if the cards play .500 for the next two months, they'll be 61-47 come early august. if albert comes back at that point and they go, say, 32-22 down the stretch -- a couple of 16-11 months -- they'd finish with 93 wins and probably still be playing in october. but if albert's gone three months and the cards play .500 in his absence (hardly a given), they'll head into september with about 75 wins and likely need a red-hot stretch run -- say, 18-9 -- to nail down a postseason berth.
lot of assumptions in the foregoing paragraph, some of which will surely be way off base. but i'm just sketching out parameters. this is not going to be easy.
what are their options?
one, do nothing -- bring up daubach or chris duncan, platoon him at 1st with spiezio, accept the loss of elevation in the standings, and see where things stand at the trade deadline. don't commit prematurely; keep all options open. if, by mid-july, albert's back playing or close to it, and the cards are still in first place or within shouting distance, then the cards would still have time to upgrade the roster for the stretch run / playoffs. . . . but if albert doesn't look ready to get back onto the field any time soon, then it may make more sense to trade mulder supps and/or marquis for younger players, stick wainwright / reyes into the rotation, and be prepared to write off 2006 as a rebuilding year.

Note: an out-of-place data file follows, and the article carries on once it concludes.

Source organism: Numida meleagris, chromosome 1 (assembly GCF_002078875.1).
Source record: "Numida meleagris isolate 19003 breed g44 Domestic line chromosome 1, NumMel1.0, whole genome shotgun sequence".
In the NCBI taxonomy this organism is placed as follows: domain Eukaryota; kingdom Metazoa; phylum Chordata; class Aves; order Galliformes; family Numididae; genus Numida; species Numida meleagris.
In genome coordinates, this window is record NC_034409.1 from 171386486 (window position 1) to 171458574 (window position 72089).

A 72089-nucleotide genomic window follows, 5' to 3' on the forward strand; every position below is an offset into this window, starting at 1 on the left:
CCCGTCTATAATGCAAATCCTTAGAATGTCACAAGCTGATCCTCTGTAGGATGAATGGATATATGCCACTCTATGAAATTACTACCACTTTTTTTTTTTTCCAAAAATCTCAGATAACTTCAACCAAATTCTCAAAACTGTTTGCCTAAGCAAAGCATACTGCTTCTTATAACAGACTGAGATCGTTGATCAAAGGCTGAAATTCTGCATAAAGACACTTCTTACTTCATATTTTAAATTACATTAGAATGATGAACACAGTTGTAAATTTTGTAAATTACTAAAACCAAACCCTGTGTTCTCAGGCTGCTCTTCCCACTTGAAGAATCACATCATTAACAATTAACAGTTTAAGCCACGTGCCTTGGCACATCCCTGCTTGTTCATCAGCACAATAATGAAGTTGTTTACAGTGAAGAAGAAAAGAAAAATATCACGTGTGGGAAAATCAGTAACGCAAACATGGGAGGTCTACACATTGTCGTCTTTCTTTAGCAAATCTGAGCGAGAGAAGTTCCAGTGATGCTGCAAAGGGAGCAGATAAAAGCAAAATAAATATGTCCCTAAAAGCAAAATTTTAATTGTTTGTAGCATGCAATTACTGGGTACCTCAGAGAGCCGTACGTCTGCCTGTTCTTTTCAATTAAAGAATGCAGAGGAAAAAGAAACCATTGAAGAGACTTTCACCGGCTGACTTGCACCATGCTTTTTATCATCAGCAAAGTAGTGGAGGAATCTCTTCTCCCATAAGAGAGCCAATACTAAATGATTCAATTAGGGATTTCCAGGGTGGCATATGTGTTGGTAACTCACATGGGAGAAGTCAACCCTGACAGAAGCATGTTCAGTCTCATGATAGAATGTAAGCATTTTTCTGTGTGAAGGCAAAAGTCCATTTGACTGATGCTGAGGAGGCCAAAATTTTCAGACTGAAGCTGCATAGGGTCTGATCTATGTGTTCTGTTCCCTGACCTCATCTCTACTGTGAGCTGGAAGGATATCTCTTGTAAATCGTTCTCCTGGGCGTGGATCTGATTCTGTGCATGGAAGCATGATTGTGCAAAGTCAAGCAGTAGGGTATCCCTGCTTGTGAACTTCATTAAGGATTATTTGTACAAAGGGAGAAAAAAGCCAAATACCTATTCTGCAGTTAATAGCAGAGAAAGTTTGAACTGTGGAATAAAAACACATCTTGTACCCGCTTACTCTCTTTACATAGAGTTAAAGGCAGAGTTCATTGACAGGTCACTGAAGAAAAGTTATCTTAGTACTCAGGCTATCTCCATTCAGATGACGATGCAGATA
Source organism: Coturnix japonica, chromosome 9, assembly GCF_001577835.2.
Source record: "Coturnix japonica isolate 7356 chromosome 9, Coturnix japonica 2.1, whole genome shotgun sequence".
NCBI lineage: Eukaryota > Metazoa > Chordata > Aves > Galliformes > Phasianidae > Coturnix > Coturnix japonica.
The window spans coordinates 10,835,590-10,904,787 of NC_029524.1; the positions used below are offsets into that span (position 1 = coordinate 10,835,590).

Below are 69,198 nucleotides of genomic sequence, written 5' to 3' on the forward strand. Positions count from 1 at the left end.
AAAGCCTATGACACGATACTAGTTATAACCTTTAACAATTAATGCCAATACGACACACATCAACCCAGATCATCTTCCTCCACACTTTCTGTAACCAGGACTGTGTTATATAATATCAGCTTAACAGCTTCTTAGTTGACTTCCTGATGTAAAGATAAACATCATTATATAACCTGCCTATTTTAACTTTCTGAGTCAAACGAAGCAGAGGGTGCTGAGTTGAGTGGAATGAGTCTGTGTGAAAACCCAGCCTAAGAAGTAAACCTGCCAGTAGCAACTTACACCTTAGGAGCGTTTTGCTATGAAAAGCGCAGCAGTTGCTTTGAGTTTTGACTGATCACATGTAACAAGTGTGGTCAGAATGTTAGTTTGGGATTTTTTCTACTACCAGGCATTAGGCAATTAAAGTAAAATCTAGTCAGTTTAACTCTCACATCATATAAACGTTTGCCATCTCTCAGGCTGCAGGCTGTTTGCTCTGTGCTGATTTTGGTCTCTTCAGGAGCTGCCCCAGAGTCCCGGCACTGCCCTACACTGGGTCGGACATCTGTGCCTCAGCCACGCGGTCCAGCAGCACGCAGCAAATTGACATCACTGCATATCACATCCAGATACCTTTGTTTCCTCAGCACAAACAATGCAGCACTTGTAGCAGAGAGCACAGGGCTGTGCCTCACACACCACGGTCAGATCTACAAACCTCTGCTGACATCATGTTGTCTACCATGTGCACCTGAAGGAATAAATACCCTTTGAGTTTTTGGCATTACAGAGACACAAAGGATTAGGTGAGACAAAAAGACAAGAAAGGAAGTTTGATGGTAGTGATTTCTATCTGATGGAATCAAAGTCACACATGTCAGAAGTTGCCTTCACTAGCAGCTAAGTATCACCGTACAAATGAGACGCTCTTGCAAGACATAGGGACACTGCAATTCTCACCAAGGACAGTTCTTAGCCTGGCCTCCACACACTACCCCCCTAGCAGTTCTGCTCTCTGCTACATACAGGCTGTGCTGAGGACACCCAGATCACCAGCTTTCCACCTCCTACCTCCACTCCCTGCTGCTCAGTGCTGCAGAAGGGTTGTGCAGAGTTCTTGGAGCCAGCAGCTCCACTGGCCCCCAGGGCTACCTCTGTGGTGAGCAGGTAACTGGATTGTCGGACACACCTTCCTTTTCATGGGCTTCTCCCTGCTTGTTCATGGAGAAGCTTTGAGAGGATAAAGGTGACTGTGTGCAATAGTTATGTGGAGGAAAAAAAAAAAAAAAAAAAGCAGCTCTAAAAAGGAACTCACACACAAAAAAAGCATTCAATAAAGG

two, make a mid-level trade immediately to ward off a freefall. the cards already needed a bat but were hoping to bide their time until an advantageous partnership presented itself; now they may have no choice but to be the aggressors and overpay slightly to acquire craig wilson or eduardo perez or reggie sanders or trot nixon. at the upper end of this category, the cards might get soriano (see more info below in this comment) or shawn green or luis gonzalez -- if they're available, and if they won't cost the cards wainwright or reyes.
three, shoot the moon: gamble ev'ything to land an impact player like bobby abreu or miguel cabrera or dontrelle willis. by "gamble ev'ything," i mean be willing to break up the rotation or send wainwright/reyes abroad.
of the three, #2 seems like the likeliest option to me. while #1 does have some advantages, the cardinals can't run the risk of being noncontenders this year -- not after all the flak they've taken for the passive off-season and their perceived refusal to pay the salaries necessary to field a championship team. fans may hold their noses and live with the feeble replacements for walker, sanders, and KMOX -- but brian daubach standing in for pujols?? st louisans will be writing their congressmen. from a pr standpoint alone, they are gonna have to make a move. they'll wait a couple of days until they can get a better read on the probable duration of albert's recovery; i'd expect the trade to happen pretty shortly after that.
but i hope the cardinals won't overreact and go for option #3 -- not unless walter can somehow pry abreu free without giving up reyes or wainwright. i don't really see how that's possible, but the world is full of wonders.
Update [2006-6-4 12:24:21 by lboros]: late word on edmonds (thanks to steve in georgia): he's in the lineup today, playing 1st base.
Update [2006-6-4 13:46:37 by lboros]: here are the full lineups.
Update [2006-6-4 14:16:14 by lboros]: albert has been disabled; chris duncan recalled, is available for today's game.